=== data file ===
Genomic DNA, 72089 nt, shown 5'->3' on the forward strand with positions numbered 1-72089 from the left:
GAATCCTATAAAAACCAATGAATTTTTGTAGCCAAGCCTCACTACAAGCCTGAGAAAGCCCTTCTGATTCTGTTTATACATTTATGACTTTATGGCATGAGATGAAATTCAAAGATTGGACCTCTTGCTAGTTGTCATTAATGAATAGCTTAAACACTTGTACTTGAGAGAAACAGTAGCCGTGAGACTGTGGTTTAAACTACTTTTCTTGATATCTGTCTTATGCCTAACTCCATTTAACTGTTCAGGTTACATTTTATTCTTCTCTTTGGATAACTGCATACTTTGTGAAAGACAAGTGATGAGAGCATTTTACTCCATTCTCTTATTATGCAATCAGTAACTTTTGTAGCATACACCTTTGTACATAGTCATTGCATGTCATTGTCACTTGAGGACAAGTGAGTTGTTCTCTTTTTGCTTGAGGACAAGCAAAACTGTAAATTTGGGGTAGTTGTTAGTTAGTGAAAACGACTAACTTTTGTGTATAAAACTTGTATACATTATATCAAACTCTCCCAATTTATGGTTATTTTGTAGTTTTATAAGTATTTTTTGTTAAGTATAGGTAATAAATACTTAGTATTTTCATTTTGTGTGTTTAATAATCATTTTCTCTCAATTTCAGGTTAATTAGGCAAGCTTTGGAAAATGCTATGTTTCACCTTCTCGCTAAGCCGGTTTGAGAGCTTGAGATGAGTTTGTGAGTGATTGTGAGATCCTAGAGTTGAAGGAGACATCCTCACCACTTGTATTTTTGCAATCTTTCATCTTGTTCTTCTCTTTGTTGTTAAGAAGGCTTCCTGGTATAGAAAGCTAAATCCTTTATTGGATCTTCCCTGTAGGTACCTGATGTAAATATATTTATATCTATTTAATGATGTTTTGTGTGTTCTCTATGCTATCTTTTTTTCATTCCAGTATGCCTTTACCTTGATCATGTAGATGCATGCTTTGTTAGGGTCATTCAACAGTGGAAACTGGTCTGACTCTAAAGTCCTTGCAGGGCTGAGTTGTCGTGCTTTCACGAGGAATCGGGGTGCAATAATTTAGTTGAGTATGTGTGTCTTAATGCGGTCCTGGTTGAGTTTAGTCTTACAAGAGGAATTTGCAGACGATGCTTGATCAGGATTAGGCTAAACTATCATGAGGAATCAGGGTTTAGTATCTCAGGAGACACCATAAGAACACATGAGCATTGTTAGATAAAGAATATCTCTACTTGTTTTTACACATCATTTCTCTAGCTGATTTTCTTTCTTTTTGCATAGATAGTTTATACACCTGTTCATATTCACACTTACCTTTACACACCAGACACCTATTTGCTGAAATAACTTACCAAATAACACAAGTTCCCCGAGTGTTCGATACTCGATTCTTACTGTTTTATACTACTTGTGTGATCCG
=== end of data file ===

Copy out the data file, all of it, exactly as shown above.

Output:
Genomic DNA, 72089 nt, shown 5'->3' on the forward strand with positions numbered 1-72089 from the left:
GAATCCTATAAAAACCAATGAATTTTTGTAGCCAAGCCTCACTACAAGCCTGAGAAAGCCCTTCTGATTCTGTTTATACATTTATGACTTTATGGCATGAGATGAAATTCAAAGATTGGACCTCTTGCTAGTTGTCATTAATGAATAGCTTAAACACTTGTACTTGAGAGAAACAGTAGCCGTGAGACTGTGGTTTAAACTACTTTTCTTGATATCTGTCTTATGCCTAACTCCATTTAACTGTTCAGGTTACATTTTATTCTTCTCTTTGGATAACTGCATACTTTGTGAAAGACAAGTGATGAGAGCATTTTACTCCATTCTCTTATTATGCAATCAGTAACTTTTGTAGCATACACCTTTGTACATAGTCATTGCATGTCATTGTCACTTGAGGACAAGTGAGTTGTTCTCTTTTTGCTTGAGGACAAGCAAAACTGTAAATTTGGGGTAGTTGTTAGTTAGTGAAAACGACTAACTTTTGTGTATAAAACTTGTATACATTATATCAAACTCTCCCAATTTATGGTTATTTTGTAGTTTTATAAGTATTTTTTGTTAAGTATAGGTAATAAATACTTAGTATTTTCATTTTGTGTGTTTAATAATCATTTTCTCTCAATTTCAGGTTAATTAGGCAAGCTTTGGAAAATGCTATGTTTCACCTTCTCGCTAAGCCGGTTTGAGAGCTTGAGATGAGTTTGTGAGTGATTGTGAGATCCTAGAGTTGAAGGAGACATCCTCACCACTTGTATTTTTGCAATCTTTCATCTTGTTCTTCTCTTTGTTGTTAAGAAGGCTTCCTGGTATAGAAAGCTAAATCCTTTATTGGATCTTCCCTGTAGGTACCTGATGTAAATATATTTATATCTATTTAATGATGTTTTGTGTGTTCTCTATGCTATCTTTTTTTCATTCCAGTATGCCTTTACCTTGATCATGTAGATGCATGCTTTGTTAGGGTCATTCAACAGTGGAAACTGGTCTGACTCTAAAGTCCTTGCAGGGCTGAGTTGTCGTGCTTTCACGAGGAATCGGGGTGCAATAATTTAGTTGAGTATGTGTGTCTTAATGCGGTCCTGGTTGAGTTTAGTCTTACAAGAGGAATTTGCAGACGATGCTTGATCAGGATTAGGCTAAACTATCATGAGGAATCAGGGTTTAGTATCTCAGGAGACACCATAAGAACACATGAGCATTGTTAGATAAAGAATATCTCTACTTGTTTTTACACATCATTTCTCTAGCTGATTTTCTTTCTTTTTGCATAGATAGTTTATACACCTGTTCATATTCACACTTACCTTTACACACCAGACACCTATTTGCTGAAATAACTTACCAAATAACACAAGTTCCCCGAGTGTTCGATACTCGATTCTTACTGTTTTATACTACTTGTGTGATCCG